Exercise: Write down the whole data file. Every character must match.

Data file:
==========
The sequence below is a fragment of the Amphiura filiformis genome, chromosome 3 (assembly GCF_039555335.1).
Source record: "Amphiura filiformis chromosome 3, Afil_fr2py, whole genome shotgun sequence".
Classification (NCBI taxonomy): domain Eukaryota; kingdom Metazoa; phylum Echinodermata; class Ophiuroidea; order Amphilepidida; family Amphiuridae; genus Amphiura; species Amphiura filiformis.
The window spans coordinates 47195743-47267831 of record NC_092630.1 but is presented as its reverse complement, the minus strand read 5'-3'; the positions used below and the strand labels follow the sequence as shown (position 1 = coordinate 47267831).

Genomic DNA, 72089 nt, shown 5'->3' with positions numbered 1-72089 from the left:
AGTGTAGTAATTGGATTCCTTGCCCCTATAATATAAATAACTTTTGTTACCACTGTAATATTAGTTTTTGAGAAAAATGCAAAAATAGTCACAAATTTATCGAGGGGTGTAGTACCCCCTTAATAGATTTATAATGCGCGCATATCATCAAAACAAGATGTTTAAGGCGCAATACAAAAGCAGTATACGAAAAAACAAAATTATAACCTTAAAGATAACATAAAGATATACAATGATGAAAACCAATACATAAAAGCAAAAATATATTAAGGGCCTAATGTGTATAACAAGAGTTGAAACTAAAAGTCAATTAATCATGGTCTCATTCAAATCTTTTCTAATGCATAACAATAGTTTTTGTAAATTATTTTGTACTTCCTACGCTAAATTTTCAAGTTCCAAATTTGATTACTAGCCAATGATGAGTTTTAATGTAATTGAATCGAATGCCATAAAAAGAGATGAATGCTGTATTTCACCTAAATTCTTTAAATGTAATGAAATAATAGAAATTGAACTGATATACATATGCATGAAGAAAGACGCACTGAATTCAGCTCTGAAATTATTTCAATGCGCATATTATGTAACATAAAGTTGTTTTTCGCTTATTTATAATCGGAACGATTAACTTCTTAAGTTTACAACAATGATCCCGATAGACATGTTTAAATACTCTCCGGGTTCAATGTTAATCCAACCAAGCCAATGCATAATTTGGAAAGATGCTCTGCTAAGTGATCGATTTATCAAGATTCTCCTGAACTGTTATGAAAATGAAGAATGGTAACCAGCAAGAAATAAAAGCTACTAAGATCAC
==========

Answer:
The sequence below is a fragment of the Amphiura filiformis genome, chromosome 3 (assembly GCF_039555335.1).
Source record: "Amphiura filiformis chromosome 3, Afil_fr2py, whole genome shotgun sequence".
Classification (NCBI taxonomy): domain Eukaryota; kingdom Metazoa; phylum Echinodermata; class Ophiuroidea; order Amphilepidida; family Amphiuridae; genus Amphiura; species Amphiura filiformis.
The window spans coordinates 47195743-47267831 of record NC_092630.1 but is presented as its reverse complement, the minus strand read 5'-3'; the positions used below and the strand labels follow the sequence as shown (position 1 = coordinate 47267831).

Genomic DNA, 72089 nt, shown 5'->3' with positions numbered 1-72089 from the left:
AGTGTAGTAATTGGATTCCTTGCCCCTATAATATAAATAACTTTTGTTACCACTGTAATATTAGTTTTTGAGAAAAATGCAAAAATAGTCACAAATTTATCGAGGGGTGTAGTACCCCCTTAATAGATTTATAATGCGCGCATATCATCAAAACAAGATGTTTAAGGCGCAATACAAAAGCAGTATACGAAAAAACAAAATTATAACCTTAAAGATAACATAAAGATATACAATGATGAAAACCAATACATAAAAGCAAAAATATATTAAGGGCCTAATGTGTATAACAAGAGTTGAAACTAAAAGTCAATTAATCATGGTCTCATTCAAATCTTTTCTAATGCATAACAATAGTTTTTGTAAATTATTTTGTACTTCCTACGCTAAATTTTCAAGTTCCAAATTTGATTACTAGCCAATGATGAGTTTTAATGTAATTGAATCGAATGCCATAAAAAGAGATGAATGCTGTATTTCACCTAAATTCTTTAAATGTAATGAAATAATAGAAATTGAACTGATATACATATGCATGAAGAAAGACGCACTGAATTCAGCTCTGAAATTATTTCAATGCGCATATTATGTAACATAAAGTTGTTTTTCGCTTATTTATAATCGGAACGATTAACTTCTTAAGTTTACAACAATGATCCCGATAGACATGTTTAAATACTCTCCGGGTTCAATGTTAATCCAACCAAGCCAATGCATAATTTGGAAAGATGCTCTGCTAAGTGATCGATTTATCAAGATTCTCCTGAACTGTTATGAAAATGAAGAATGGTAACCAGCAAGAAATAAAAGCTACTAAGATCAC